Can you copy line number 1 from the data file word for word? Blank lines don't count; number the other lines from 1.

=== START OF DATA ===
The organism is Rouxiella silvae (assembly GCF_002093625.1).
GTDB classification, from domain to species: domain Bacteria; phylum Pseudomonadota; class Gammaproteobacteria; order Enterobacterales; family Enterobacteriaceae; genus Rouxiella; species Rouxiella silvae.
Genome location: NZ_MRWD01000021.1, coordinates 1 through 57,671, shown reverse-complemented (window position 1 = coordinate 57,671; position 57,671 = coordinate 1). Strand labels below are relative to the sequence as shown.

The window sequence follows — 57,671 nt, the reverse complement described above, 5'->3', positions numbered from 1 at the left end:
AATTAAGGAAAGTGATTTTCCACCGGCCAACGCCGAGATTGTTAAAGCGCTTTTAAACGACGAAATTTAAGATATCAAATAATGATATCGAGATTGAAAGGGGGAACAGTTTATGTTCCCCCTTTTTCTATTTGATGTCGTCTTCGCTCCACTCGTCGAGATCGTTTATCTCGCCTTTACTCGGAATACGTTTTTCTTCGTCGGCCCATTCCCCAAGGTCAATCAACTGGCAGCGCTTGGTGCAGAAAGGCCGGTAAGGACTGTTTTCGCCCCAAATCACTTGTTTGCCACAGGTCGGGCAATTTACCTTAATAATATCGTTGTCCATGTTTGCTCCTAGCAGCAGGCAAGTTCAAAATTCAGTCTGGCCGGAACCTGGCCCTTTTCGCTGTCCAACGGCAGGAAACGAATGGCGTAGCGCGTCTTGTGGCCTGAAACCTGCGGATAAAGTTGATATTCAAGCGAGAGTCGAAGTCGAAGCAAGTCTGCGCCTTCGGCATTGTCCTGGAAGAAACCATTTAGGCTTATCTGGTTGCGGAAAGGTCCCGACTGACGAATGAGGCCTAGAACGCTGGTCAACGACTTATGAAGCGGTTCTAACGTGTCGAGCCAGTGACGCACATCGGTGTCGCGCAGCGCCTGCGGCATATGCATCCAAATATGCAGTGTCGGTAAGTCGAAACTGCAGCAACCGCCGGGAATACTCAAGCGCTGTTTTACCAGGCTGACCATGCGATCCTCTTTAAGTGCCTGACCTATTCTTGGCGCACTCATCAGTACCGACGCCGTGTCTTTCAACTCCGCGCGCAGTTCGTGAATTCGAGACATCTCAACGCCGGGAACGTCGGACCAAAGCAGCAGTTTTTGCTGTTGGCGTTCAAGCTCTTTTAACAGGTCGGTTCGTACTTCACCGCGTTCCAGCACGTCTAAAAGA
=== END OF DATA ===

The organism is Rouxiella silvae (assembly GCF_002093625.1).